Dogs, cats and some primates can suffer from tooth pain and can also be exposed to radiation when they are injured, new research suggests.
The study, published in the Journal of Experimental Biology, found that the effects of high-intensity radiation on the teeth of primates such as dogs and cats were not comparable to the effects on human beings.
“We were surprised by the magnitude of these effects,” said Professor Daniela Henschel, who led the study from the Max Planck Institute for Cancer Research in Germany.
“The extent of tooth damage in dogs and the extent of injury in cats is similar to the damage we see in humans, but it is not comparable,” she said.
The authors said the results suggested that the radiation could affect the structure of the teeth, but did not provide an explanation for the results.
“It seems that the way that we perceive damage is different to the way it is perceived in humans,” Dr Henshel said.
“This makes it difficult to distinguish between the two types of damage.”
The results of the study also suggest that some of the radiation that dogs and other primates were exposed to may be causing damage to the surface of their teeth.
“Although it is quite common in dogs, we did not find a significant difference between the levels of the human equivalent and the levels we observed in dogs,” Professor Henssel said.
She said the findings indicated that it was more likely that the damage to teeth was caused by the direct radiation, which came from the sun or from a nearby nuclear power plant.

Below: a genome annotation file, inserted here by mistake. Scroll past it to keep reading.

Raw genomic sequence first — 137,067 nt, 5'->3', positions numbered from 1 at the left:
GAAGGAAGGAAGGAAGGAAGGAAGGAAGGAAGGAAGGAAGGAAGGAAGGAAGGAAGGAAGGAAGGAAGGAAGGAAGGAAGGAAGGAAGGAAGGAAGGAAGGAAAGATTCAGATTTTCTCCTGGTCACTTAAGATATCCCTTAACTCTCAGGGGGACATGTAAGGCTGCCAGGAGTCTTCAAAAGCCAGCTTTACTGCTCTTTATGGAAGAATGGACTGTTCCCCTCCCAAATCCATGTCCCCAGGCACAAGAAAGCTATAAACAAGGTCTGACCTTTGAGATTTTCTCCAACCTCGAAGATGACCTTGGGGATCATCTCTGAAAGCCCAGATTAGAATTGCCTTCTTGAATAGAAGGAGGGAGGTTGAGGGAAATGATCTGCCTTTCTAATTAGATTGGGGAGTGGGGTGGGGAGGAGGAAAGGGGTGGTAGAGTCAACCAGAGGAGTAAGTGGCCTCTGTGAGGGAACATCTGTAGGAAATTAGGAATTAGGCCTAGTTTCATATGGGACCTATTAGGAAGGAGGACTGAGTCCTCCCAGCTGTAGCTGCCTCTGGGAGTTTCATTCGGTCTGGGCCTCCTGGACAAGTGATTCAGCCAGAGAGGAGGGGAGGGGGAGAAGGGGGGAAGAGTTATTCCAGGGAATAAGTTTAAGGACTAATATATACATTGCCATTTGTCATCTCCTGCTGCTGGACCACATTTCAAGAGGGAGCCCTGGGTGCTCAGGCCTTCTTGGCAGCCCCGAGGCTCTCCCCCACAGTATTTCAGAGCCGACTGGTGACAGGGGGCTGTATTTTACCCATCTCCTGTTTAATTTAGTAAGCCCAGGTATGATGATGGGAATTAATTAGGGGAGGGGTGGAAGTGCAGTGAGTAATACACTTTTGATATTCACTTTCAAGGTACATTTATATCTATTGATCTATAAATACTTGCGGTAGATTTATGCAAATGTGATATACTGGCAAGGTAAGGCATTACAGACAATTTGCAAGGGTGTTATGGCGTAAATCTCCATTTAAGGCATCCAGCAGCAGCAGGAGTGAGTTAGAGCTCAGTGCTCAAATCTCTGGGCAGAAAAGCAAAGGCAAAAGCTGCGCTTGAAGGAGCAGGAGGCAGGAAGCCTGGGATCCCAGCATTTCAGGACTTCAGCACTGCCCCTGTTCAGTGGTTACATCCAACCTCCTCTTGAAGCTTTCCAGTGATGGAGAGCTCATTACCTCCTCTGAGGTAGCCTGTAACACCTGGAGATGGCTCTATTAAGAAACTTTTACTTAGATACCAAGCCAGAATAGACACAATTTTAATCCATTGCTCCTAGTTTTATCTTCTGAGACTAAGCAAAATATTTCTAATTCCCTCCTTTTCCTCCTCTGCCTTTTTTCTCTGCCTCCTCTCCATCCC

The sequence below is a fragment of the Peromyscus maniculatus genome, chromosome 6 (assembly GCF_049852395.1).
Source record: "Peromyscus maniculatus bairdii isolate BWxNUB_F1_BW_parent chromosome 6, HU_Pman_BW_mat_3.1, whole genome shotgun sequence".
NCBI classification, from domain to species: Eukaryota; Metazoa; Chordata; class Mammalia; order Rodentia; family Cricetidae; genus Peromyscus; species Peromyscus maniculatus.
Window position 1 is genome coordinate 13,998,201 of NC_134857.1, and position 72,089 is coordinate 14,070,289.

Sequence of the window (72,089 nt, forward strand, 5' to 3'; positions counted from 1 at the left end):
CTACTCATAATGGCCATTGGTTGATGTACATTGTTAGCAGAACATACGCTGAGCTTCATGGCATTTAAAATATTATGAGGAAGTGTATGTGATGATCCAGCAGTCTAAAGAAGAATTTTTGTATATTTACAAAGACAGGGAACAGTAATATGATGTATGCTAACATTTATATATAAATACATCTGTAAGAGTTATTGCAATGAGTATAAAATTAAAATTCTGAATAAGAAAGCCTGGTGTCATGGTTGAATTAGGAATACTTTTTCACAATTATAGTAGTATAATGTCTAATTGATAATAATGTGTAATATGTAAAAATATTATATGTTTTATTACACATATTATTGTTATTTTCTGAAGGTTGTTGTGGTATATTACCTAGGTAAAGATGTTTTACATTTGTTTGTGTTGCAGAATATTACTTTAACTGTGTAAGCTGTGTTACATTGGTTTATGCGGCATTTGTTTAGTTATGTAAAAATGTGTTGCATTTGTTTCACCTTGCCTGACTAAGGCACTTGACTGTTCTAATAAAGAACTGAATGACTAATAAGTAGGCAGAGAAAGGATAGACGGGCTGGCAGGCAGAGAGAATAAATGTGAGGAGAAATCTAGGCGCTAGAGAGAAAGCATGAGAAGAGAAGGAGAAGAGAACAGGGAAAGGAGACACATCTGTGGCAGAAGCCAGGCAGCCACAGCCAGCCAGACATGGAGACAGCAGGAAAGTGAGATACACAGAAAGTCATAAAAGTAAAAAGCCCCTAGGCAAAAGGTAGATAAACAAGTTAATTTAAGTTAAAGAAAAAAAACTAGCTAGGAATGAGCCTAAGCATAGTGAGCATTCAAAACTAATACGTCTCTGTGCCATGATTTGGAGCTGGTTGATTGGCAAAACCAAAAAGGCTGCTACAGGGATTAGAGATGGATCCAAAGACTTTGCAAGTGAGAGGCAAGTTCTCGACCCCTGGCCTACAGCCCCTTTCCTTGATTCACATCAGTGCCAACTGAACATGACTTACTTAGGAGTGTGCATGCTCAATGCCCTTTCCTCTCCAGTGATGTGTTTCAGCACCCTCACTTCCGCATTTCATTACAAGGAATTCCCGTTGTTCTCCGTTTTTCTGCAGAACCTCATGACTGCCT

“Because dogs and humans have been exposed to similar levels of radiation, we would expect a similar amount of damage,” she added.
The team, which included Dr Hauschel and Dr Matthias Reichenberger from the University of Erlangen-Nuremberg, tested the effects, and found that dogs exposed to high-energy X-rays had more damage to their teeth than dogs that were not exposed to these radiation levels.
“When the amount of radiation is high, we expect that we will see the same amount of tooth loss,” Dr Reichenberg said.
“But when the amount is low, we don’t expect any significant difference.”
Dr Reichenbeck said the team was also surprised by how little difference dogs and their owners experienced from one exposure to another.
“In dogs, the radiation exposure is quite low,” he said.
“But in humans it is much more.”
The researchers also found that even when dogs were exposed at levels of less than 100 milli-sieverts per hour, they did not show any significant differences in their tooth loss.
Dr Henshelscher said it was possible that dogs could have different levels of exposure, or they could be exposed more slowly.
“If we can find a way to lower the dose of radiation and increase the rate of exposure and also reduce the amount that the dogs are exposed, then we can possibly decrease the amount [of damage] in dogs compared to humans,” she explained.
Dr Reiber and Dr Husschel are also working on ways to treat the damage caused by radiation, with the aim of reducing the amount exposed to the human body.